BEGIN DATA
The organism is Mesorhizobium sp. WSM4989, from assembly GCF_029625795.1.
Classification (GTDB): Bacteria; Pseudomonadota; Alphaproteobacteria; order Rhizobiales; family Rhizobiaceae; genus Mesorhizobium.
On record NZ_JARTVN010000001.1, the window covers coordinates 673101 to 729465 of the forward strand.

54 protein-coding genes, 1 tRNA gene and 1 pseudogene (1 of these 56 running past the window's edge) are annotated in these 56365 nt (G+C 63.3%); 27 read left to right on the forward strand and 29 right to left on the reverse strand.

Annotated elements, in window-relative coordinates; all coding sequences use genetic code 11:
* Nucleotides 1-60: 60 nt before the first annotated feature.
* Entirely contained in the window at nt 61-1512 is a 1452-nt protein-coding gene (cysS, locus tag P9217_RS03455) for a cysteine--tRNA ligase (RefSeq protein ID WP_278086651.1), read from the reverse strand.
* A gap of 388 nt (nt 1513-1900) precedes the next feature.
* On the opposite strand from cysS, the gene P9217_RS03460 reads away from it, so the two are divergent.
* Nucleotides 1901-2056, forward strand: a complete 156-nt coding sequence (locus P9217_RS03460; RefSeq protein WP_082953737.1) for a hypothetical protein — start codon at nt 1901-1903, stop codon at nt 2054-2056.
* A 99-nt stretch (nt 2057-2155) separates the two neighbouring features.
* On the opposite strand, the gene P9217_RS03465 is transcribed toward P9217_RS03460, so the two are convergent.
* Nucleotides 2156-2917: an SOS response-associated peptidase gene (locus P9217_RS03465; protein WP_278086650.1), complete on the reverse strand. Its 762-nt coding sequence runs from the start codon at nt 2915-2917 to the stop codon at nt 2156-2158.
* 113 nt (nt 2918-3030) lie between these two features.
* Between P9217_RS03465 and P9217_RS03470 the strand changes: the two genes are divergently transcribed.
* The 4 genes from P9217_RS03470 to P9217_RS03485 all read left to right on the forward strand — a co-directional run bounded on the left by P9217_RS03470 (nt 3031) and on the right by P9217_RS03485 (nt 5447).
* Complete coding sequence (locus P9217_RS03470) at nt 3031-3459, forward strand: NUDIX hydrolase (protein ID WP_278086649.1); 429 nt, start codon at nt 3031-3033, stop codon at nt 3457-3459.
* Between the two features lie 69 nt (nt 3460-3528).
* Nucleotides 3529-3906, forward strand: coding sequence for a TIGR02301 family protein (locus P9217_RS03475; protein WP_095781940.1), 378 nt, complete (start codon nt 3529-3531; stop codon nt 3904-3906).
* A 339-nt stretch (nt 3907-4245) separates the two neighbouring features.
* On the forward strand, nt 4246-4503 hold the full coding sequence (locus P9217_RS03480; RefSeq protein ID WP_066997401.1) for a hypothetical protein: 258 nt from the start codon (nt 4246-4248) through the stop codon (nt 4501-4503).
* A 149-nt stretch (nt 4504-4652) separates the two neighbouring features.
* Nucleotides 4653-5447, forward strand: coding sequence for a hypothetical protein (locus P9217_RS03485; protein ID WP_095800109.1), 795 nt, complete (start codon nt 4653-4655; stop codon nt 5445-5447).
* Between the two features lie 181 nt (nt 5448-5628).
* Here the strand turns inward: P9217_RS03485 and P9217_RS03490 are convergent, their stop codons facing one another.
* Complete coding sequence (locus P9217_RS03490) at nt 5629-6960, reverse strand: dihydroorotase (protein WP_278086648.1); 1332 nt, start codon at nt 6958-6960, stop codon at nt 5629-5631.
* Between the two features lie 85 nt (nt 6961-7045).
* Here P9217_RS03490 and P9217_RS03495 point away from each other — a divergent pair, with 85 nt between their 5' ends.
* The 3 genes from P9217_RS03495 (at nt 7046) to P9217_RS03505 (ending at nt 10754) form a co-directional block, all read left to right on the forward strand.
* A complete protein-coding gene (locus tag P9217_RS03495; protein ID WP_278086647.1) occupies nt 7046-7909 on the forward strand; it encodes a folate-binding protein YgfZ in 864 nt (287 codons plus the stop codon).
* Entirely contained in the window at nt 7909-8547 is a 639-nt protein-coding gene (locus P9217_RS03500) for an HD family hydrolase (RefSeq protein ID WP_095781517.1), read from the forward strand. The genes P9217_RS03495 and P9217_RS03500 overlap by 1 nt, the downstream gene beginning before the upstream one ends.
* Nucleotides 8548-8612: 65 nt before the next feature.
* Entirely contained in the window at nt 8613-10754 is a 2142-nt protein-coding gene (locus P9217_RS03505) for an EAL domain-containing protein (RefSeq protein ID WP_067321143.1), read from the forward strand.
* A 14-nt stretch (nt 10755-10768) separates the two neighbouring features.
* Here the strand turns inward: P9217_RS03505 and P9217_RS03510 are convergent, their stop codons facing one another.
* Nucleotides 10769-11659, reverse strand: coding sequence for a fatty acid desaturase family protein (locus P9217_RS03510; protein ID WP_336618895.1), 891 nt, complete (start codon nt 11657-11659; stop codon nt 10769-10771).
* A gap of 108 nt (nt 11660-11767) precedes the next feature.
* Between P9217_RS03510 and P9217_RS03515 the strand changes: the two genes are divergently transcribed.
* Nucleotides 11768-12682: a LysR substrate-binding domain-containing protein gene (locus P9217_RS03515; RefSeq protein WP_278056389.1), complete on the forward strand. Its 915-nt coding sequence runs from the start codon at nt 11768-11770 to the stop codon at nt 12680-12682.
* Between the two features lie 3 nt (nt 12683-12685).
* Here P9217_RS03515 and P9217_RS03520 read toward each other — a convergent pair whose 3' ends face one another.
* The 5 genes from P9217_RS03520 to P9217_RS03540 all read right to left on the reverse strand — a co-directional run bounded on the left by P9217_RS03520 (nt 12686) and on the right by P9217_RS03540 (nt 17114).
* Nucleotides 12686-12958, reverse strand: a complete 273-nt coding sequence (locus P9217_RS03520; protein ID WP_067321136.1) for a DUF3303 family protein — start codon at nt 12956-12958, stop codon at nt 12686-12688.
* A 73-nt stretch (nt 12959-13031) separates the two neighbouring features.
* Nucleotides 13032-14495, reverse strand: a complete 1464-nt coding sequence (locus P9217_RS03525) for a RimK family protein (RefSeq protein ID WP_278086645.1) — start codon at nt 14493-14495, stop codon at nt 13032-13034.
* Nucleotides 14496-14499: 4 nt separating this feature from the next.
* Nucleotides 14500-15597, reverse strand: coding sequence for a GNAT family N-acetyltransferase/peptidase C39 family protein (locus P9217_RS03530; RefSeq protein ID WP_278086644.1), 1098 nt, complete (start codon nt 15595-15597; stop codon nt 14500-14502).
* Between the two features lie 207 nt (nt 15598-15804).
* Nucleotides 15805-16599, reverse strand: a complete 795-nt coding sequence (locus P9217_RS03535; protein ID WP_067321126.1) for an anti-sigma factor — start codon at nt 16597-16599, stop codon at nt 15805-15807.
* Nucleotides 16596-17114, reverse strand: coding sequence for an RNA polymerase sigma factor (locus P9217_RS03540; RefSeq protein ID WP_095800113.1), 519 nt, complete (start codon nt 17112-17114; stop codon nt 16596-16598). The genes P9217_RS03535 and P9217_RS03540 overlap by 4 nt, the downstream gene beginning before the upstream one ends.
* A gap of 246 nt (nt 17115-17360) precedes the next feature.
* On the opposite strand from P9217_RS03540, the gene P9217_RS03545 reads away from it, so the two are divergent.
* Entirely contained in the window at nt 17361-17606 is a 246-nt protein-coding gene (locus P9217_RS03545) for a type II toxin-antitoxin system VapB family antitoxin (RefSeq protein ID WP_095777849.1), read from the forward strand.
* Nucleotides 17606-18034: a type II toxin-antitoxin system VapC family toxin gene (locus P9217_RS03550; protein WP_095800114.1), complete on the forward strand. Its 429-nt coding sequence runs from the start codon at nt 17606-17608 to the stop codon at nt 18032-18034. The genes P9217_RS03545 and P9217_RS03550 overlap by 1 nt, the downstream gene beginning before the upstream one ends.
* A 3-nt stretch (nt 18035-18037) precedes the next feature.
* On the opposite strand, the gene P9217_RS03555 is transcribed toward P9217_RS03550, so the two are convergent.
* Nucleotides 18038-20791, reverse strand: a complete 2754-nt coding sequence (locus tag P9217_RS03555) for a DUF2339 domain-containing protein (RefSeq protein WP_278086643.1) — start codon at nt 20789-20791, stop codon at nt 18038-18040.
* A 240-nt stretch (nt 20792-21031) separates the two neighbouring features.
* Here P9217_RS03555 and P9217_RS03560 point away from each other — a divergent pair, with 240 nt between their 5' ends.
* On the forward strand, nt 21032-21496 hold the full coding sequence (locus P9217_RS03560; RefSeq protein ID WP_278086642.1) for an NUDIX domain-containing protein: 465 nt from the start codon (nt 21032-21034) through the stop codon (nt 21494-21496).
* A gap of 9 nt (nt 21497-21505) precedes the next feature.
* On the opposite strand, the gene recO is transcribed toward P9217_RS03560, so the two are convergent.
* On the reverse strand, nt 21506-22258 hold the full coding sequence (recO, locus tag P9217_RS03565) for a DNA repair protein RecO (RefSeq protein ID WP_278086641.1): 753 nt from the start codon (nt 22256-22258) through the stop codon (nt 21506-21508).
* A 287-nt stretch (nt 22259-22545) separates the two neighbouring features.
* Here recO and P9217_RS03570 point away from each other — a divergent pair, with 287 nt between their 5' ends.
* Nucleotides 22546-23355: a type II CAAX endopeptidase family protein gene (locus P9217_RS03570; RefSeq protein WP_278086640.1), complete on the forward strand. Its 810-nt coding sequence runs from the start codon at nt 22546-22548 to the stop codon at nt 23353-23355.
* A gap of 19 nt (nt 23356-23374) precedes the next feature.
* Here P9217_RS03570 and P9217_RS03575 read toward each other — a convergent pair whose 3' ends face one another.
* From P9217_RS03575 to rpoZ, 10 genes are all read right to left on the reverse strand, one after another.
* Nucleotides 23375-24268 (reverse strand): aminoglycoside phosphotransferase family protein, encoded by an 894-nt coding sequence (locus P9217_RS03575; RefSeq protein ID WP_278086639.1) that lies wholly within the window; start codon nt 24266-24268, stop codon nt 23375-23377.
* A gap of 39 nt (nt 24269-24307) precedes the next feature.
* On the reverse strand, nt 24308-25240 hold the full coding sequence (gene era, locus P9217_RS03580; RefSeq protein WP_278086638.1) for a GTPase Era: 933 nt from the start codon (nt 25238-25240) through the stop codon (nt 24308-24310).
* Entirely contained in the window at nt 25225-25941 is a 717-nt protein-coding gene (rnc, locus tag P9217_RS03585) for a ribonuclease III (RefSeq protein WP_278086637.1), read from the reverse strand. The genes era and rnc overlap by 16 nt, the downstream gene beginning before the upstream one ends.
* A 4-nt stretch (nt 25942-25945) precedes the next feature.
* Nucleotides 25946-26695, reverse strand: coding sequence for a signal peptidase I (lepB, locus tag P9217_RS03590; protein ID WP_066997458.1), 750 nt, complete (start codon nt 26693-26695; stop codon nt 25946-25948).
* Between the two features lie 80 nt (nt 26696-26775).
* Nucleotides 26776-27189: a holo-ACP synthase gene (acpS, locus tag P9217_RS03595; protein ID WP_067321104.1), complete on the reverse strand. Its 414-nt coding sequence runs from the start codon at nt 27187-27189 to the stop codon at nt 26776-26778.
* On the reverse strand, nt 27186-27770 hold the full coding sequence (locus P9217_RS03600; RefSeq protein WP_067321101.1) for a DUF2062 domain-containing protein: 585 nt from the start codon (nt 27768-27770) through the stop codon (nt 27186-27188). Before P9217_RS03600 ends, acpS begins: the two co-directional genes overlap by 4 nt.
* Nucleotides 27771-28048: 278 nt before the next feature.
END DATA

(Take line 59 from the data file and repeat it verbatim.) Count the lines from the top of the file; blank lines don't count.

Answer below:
* Here P9217_RS03555 and P9217_RS03560 point away from each other — a divergent pair, with 240 nt between their 5' ends.